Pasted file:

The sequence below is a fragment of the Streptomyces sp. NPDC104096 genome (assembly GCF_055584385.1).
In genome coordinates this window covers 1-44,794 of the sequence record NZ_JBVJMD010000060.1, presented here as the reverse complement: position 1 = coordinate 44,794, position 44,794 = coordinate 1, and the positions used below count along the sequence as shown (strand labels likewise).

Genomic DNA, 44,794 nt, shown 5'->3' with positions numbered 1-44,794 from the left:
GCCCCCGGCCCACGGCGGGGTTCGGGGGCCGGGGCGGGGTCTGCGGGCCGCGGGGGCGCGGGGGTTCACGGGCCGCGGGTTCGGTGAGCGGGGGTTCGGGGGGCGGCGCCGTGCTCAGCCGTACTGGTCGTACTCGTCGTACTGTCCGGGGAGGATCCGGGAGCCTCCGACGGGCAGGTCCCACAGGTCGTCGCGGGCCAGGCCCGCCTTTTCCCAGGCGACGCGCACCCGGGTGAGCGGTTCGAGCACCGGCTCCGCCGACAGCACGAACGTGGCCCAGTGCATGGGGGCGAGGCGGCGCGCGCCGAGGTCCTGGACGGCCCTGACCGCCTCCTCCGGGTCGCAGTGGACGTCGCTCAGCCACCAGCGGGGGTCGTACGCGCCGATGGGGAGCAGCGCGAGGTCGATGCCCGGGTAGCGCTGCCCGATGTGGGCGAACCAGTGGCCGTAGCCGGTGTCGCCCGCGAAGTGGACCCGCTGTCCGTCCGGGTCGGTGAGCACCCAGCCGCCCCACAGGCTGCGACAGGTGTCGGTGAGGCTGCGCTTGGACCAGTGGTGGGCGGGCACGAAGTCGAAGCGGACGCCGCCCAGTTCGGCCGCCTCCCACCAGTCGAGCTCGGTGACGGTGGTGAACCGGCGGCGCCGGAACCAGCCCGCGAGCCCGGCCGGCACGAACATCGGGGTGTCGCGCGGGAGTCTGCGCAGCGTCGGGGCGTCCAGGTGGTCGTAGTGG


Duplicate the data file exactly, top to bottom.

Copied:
The sequence below is a fragment of the Streptomyces sp. NPDC104096 genome (assembly GCF_055584385.1).
In genome coordinates this window covers 1-44,794 of the sequence record NZ_JBVJMD010000060.1, presented here as the reverse complement: position 1 = coordinate 44,794, position 44,794 = coordinate 1, and the positions used below count along the sequence as shown (strand labels likewise).

Genomic DNA, 44,794 nt, shown 5'->3' with positions numbered 1-44,794 from the left:
GCCCCCGGCCCACGGCGGGGTTCGGGGGCCGGGGCGGGGTCTGCGGGCCGCGGGGGCGCGGGGGTTCACGGGCCGCGGGTTCGGTGAGCGGGGGTTCGGGGGGCGGCGCCGTGCTCAGCCGTACTGGTCGTACTCGTCGTACTGTCCGGGGAGGATCCGGGAGCCTCCGACGGGCAGGTCCCACAGGTCGTCGCGGGCCAGGCCCGCCTTTTCCCAGGCGACGCGCACCCGGGTGAGCGGTTCGAGCACCGGCTCCGCCGACAGCACGAACGTGGCCCAGTGCATGGGGGCGAGGCGGCGCGCGCCGAGGTCCTGGACGGCCCTGACCGCCTCCTCCGGGTCGCAGTGGACGTCGCTCAGCCACCAGCGGGGGTCGTACGCGCCGATGGGGAGCAGCGCGAGGTCGATGCCCGGGTAGCGCTGCCCGATGTGGGCGAACCAGTGGCCGTAGCCGGTGTCGCCCGCGAAGTGGACCCGCTGTCCGTCCGGGTCGGTGAGCACCCAGCCGCCCCACAGGCTGCGACAGGTGTCGGTGAGGCTGCGCTTGGACCAGTGGTGGGCGGGCACGAAGTCGAAGCGGACGCCGCCCAGTTCGGCCGCCTCCCACCAGTCGAGCTCGGTGACGGTGGTGAACCGGCGGCGCCGGAACCAGCCCGCGAGCCCGGCCGGCACGAACATCGGGGTGTCGCGCGGGAGTCTGCGCAGCGTCGGGGCGTCCAGGTGGTCGTAGTGG